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Ace is weak, but Dodgers still win opener

Clayton Kershaw can go only three innings because of stomach virus, then the bullpen and Matt Kemp pick up the slack in 5-3 victory over Padres.

April 05, 2012|By Dylan Hernandez

SAN DIEGO — Jamey Wright was sitting in the visiting clubhouse at Petco Park before the Dodgers' season opener when utilityman Adam Kennedy told the reliever to start stretching.

Clayton Kershaw was sick. Really sick.

"It's not funny on opening day," Wright told him.

But Kennedy wasn't kidding.

Kershaw made it to the mound to face the San Diego Padres in front of new owner Magic Johnson on Thursday — long enough to spare Wright from making an emergency start but not long enough to provide the bullpen with a day off.

With a stomach virus knocking Kershaw out of the game after three scoreless innings, the 5-3 victory required the use of five relievers and a two-run home run in the eighth inning by Matt Kemp.

"We had to step up in all aspects," outfielder Andre Ethier said. "The bullpen did a great job. We got some key hits and key runs. We came up with a good win here."

The Dodgers were grateful they were able to get even three innings out of Kershaw, which prevented them from using a sixth, or perhaps even a seventh, reliever.

"You don't want to do that on opening day, basically blow up the 'pen," Manager Don Mattingly said.

Kershaw had trouble eating. He cut short his warmup. Afterward, catcher A.J. Ellis saw him slumped over on the dugout steps.

"I didn't expect him to start the game at all," Ellis said.

But Kershaw insisted on pitching.

"We have to be crafty today," Ellis said he told Kershaw.

Ellis was right. The velocity of Kershaw's fastball was down.

"When he's throwing fastballs at 88, 89 [mph], you know he's not feeling good," Mattingly said.

The Padres' No. 3 hitter, Chase Headley, noticed too.

"I was wondering what was wrong," Headley said. "But at the same time, nothing was in the middle of the plate. He was still nasty."

Headley faced Kershaw with two out and the bases loaded in the third inning and Kershaw struck him out with a 92-mph fastball to preserve the scoreless tie.

"He really reached back for that fastball," Ellis said. "It was probably the only pitch he let loose all day."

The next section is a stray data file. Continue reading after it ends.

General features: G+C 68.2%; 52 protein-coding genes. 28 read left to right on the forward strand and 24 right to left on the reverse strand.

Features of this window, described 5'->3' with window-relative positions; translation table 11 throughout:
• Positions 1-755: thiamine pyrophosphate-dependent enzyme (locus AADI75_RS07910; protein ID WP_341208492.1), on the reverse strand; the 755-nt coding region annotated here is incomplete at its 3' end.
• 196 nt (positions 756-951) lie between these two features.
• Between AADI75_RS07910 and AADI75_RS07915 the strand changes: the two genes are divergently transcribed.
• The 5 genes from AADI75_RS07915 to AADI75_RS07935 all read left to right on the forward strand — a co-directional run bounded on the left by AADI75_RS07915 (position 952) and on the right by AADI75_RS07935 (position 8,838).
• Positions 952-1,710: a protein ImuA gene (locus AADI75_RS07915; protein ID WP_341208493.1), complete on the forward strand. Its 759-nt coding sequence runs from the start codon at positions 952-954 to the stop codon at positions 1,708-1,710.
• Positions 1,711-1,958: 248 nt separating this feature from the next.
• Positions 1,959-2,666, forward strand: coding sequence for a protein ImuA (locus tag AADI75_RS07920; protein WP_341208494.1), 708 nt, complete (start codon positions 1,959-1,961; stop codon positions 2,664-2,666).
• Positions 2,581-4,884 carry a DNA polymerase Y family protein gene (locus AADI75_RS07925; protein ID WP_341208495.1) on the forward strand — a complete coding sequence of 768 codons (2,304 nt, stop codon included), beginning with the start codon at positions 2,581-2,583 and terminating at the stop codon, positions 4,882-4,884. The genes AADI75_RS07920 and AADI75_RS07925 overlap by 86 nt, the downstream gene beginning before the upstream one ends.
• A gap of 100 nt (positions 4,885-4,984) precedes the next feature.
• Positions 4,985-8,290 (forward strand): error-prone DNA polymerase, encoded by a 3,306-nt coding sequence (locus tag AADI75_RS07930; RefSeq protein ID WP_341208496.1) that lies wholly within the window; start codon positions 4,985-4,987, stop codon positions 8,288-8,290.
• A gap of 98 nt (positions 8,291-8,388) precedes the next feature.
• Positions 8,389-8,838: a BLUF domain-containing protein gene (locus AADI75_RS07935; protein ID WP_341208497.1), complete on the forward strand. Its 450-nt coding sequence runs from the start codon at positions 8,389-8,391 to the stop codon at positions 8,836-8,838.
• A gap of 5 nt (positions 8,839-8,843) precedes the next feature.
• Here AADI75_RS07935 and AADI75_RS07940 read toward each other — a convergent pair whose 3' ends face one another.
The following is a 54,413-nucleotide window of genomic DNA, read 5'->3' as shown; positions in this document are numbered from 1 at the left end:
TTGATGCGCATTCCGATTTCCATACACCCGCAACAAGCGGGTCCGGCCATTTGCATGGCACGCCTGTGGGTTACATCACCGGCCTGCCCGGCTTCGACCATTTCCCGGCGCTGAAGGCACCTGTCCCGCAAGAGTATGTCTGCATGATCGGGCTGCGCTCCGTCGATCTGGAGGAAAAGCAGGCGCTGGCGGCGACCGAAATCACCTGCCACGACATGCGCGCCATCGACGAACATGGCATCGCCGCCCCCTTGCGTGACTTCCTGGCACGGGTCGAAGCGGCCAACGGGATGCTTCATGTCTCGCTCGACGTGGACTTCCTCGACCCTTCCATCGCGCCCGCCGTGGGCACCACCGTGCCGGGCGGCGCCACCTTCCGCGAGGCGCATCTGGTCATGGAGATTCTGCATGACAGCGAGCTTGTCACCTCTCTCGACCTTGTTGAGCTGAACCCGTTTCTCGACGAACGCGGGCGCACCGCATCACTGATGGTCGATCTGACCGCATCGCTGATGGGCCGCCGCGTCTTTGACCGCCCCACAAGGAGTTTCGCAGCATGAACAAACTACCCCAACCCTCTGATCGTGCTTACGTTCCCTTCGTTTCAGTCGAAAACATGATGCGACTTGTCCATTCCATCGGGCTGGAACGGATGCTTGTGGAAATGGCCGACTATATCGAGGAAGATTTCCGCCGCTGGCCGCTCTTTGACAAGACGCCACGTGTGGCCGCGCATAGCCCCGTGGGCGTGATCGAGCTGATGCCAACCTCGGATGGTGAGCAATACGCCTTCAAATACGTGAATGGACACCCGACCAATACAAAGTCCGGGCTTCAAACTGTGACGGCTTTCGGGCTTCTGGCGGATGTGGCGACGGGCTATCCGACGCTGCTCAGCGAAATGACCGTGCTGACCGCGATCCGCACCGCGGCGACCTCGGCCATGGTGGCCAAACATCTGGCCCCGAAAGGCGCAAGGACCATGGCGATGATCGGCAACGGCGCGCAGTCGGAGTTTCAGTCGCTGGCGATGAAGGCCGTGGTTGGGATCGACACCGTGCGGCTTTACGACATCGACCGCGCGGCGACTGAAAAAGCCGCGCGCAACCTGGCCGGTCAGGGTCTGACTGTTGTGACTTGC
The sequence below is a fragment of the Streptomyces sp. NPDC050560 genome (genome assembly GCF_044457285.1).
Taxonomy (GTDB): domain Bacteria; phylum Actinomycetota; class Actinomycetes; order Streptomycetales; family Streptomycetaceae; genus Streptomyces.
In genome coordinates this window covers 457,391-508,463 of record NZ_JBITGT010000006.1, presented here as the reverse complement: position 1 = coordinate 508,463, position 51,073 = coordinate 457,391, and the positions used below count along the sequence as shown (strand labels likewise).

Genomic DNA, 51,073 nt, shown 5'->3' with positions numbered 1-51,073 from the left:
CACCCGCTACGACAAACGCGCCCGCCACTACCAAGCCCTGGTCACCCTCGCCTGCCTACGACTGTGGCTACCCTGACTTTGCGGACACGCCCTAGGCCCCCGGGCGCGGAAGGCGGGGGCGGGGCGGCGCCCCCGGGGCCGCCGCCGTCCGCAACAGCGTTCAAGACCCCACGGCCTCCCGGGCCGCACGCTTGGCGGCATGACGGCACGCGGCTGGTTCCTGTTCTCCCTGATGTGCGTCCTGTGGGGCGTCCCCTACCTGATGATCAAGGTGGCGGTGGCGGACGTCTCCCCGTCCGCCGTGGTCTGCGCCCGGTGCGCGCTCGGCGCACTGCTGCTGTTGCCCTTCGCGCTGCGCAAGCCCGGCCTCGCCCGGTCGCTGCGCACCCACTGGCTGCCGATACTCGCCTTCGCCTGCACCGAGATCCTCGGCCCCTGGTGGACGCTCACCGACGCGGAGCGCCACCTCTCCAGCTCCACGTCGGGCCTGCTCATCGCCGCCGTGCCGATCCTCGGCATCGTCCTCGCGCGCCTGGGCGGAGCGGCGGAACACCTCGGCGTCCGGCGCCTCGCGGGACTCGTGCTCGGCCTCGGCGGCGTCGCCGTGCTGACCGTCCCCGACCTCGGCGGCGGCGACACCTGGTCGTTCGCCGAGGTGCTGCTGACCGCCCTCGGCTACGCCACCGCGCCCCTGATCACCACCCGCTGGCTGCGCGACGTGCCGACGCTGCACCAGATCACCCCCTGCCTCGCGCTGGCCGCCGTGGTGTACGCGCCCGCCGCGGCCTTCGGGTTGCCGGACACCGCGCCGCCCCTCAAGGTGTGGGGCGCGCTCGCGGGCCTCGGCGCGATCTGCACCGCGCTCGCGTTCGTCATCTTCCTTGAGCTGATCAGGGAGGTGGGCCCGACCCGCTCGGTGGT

Kershaw's day was over. Soon after, Mattingly said he saw Kershaw lying down in the tunnel between the visiting dugout and clubhouse.

Kershaw didn't speak to reporters after the game, saying he felt too sick.

When Kershaw departed the game, he was the only player with a hit against Edinson Volquez. But the hard-throwing Volquez struggled in the fourth inning, allowing the Dodgers to take a 2-0 lead.

Volquez walked James Loney with the bases loaded to push home Kemp. Ellis also drew a walk with the bases full, this one scoring Juan Rivera.

The Dodgers added another run in the fifth. Dee Gordon led off with a deep fly ball to center field that was dropped by Cameron Maybin. Gordon reached third and scored when shortstop Jason Bartlett failed to properly field a sharply hit grounder by Kemp.

With Kershaw ineligible for the win, the victory went to the man who replaced him: Josh Lindblom.

Lindblom was told two days earlier that he had made his first opening-day roster. Now he was being asked to pitch two innings, something he didn't do once during spring training.

Lindblom's two innings were perfect.

"Awesome 48 hours," Lindblom said. "I couldn't imagine making my first opening-day roster and have that win on opening day and be a part of all that. It's a special, special experience I'll remember for the rest of my life."

There were some turbulent times over the final four innings as Mike MacDougal was charged with a run in the sixth inning and Kenley Jansen served up a two-run home run to Maybin in the eighth.

But Javy Guerra closed the game by pitching a 1-2-3 ninth inning for the save.

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